Anika, who performs Bharatanatyam, an ancient Indian dance, said winning the prize and title of top young scientist is an honor, but her work isn’t done. Her next goal, she says, is to work alongside scientists and researchers who are fighting to “control the morbidity and mortality” of the pandemic by developing her findings into an actual cure for the virus.

“My effort to find a lead compound to bind to the spike protein of the SARS-CoV-2 virus this summer may appear to be a drop in the ocean, but still adds to all these efforts,” she said. “How I develop this molecule further with the help of virologists and drug development specialists will determine the success of these efforts.”

An eighth-grader at Nelson Middle School, Chebrolu at the time of entry, competed against nine other finalists in an interactive virtual competition. Each finalist was evaluated on a series of challenges and the presentation of their completed innovation. These young inventors – aged 12-14 – won the top ten spots in this year’s challenge through their innovative thinking, scientific acumen, and display of exceptional communication skills, the release added.

“Amidst the challenges of a global pandemic, quality STEM education for all has become an even more urgent need, and 3M’s commitment to fostering the next generation of science leaders has never been more determined,” said Denise Rutherford, senior vice president of Corporate Affairs at 3M.

“In spite of challenges, like adjusting to new norms of distance learning and participating in virtual events, this year’s 3M Young Scientist Challenge finalists have smashed through barriers with grit, creativity, innovative thinking, and excitement – all in the name of applying science to improve lives. 3M is inspired by these young innovators and we celebrate each one of them. Our heartfelt congratulations go to this year’s winner, Anika Chebrolu, and our many thanks to all our 3M Young Scientist Challenge finalists,” Rutherford added.

Over the past few months, each 3M Young Scientist Challenge finalist worked with a 3M scientist who played the role of mentor and worked one-on-one with each finalist to transform their idea from concept to physical prototype. Chebrolu was paired with Dr. Mahfuza Ali, a 3M corporate scientist in the materials resource division and a recent Carlton Society inductee.

As part of the program, challenge finalists received a variety of prizes from 3M and Discovery Education. The grand prize winner received a $25,000 cash prize, the prestigious title of “America’s Top Young Scientist,” and a special destination trip. The second and third place winners each received a $1,000 prize and a special destination trip.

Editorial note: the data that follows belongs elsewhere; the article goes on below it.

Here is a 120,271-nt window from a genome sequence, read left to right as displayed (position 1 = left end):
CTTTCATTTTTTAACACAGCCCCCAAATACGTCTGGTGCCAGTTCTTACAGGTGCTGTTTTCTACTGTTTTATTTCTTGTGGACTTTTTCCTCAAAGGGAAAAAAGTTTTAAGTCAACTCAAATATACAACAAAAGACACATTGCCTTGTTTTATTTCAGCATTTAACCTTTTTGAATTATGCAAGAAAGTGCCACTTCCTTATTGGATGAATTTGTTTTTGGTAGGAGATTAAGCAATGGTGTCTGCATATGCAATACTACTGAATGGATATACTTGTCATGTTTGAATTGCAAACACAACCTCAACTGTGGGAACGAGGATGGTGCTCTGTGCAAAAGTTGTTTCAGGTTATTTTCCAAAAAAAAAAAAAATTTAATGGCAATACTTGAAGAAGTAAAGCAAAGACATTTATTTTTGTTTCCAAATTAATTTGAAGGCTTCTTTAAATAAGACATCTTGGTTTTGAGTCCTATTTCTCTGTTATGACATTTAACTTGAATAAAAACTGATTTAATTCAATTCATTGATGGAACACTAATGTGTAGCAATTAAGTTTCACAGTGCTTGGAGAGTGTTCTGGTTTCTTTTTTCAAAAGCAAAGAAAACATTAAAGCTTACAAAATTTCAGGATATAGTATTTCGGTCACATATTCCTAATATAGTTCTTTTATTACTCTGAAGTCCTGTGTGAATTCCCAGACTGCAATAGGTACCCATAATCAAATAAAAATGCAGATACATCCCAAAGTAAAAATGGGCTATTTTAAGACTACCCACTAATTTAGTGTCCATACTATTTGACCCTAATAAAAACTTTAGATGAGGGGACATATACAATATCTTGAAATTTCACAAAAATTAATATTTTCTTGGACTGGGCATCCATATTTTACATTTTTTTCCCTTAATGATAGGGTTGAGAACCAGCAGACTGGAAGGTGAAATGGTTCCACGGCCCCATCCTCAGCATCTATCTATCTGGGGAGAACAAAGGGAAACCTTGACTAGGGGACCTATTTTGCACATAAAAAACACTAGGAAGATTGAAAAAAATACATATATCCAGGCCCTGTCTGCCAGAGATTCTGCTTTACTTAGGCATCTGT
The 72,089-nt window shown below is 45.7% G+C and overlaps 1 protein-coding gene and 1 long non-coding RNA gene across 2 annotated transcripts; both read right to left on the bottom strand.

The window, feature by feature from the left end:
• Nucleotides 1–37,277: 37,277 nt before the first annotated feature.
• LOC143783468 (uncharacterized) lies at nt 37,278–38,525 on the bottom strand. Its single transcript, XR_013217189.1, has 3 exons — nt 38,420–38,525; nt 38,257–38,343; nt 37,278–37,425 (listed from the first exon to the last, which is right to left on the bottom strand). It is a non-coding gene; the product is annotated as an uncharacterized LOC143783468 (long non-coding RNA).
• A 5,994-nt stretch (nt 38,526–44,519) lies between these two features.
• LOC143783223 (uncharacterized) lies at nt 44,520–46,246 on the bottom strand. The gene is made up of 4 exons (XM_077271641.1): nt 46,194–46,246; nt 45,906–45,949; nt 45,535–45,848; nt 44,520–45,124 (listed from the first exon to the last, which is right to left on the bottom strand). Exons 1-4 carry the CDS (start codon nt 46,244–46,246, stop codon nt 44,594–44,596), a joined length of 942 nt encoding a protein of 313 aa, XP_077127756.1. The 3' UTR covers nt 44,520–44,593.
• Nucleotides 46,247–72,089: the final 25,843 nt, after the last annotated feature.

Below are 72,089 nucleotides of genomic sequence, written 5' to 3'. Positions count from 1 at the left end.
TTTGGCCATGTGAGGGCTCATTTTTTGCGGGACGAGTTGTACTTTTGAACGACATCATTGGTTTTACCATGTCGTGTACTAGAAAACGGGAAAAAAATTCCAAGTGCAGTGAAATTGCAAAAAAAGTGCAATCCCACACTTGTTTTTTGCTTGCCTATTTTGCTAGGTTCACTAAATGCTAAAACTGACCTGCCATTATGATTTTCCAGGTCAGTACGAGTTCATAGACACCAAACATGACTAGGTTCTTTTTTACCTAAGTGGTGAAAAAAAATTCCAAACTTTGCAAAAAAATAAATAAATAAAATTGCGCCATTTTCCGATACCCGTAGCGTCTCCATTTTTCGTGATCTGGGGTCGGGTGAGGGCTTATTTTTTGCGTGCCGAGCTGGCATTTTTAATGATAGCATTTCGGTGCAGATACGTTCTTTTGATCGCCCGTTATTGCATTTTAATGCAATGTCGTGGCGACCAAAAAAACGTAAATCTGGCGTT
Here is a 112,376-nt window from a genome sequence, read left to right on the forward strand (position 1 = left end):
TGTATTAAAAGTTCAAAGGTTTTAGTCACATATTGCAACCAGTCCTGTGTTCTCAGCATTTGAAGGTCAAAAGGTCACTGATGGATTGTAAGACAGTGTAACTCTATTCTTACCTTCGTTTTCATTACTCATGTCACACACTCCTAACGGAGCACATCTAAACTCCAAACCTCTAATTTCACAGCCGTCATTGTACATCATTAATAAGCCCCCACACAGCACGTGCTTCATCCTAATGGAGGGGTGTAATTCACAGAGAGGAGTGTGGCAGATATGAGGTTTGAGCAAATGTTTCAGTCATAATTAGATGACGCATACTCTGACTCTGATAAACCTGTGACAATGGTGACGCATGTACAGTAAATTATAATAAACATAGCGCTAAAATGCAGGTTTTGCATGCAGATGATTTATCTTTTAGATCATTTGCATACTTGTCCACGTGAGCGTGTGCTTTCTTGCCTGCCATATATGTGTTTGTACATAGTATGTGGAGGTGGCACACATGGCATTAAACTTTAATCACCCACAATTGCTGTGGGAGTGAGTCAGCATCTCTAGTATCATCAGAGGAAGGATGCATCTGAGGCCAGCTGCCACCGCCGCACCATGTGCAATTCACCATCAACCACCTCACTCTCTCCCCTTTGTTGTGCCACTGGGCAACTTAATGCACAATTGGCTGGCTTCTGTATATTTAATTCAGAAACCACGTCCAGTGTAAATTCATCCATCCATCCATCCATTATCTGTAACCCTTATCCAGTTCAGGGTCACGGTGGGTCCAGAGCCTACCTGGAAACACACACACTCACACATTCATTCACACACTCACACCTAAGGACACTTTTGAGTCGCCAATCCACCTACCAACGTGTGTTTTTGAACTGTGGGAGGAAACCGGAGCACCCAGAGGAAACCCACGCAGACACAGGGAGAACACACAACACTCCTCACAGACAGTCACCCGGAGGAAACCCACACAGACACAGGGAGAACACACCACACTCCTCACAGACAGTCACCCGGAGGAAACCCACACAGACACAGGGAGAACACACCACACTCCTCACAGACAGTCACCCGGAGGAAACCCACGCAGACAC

In third place, Laasya Acharya, a seventh-grader at Mason Middle School in Mason City School District from Mason, Ohio. The Indian American student utilized a neural network to detect crop diseases through image analysis. The fourth through tenth place winners each receive a $1,000 prize and a $500 excitations gift card.

Among them were Ekansh Mittal from Beaverton, Ore., an eighth-grader at Meadow Park Middle School in the Beaverton School District; Harsha Pillarisetti from San Ramon, Calif., an eighth-grader at Windemere Ranch Middle School in the San Ramon Valley Unified School District; Samhita Pokkunuri from Old Bridge, N.J., a seventh-grader at Carl Sandburg Middle School in the Old Bridge Township Public School District; and Samvrit Rao from Ashburn, Va., a seventh-grader at Stone Hill Middle School in the Loudoun County Public School District.

“Because of the immense severity of the Covid-19 pandemic and the drastic impact it had made on the world in such a short time, I, with the help of my mentor, changed directions to target the SARS-CoV-2 virus.” The teen said she was inspired to find potential cures to viruses after learning about the 1918 flu pandemic and finding out how many people die every year in the United States despite annual vaccinations and anti-influenza drugs on the market. Anika said winning the prize and title of Top Young Scientist is an honor, but her work isn’t done.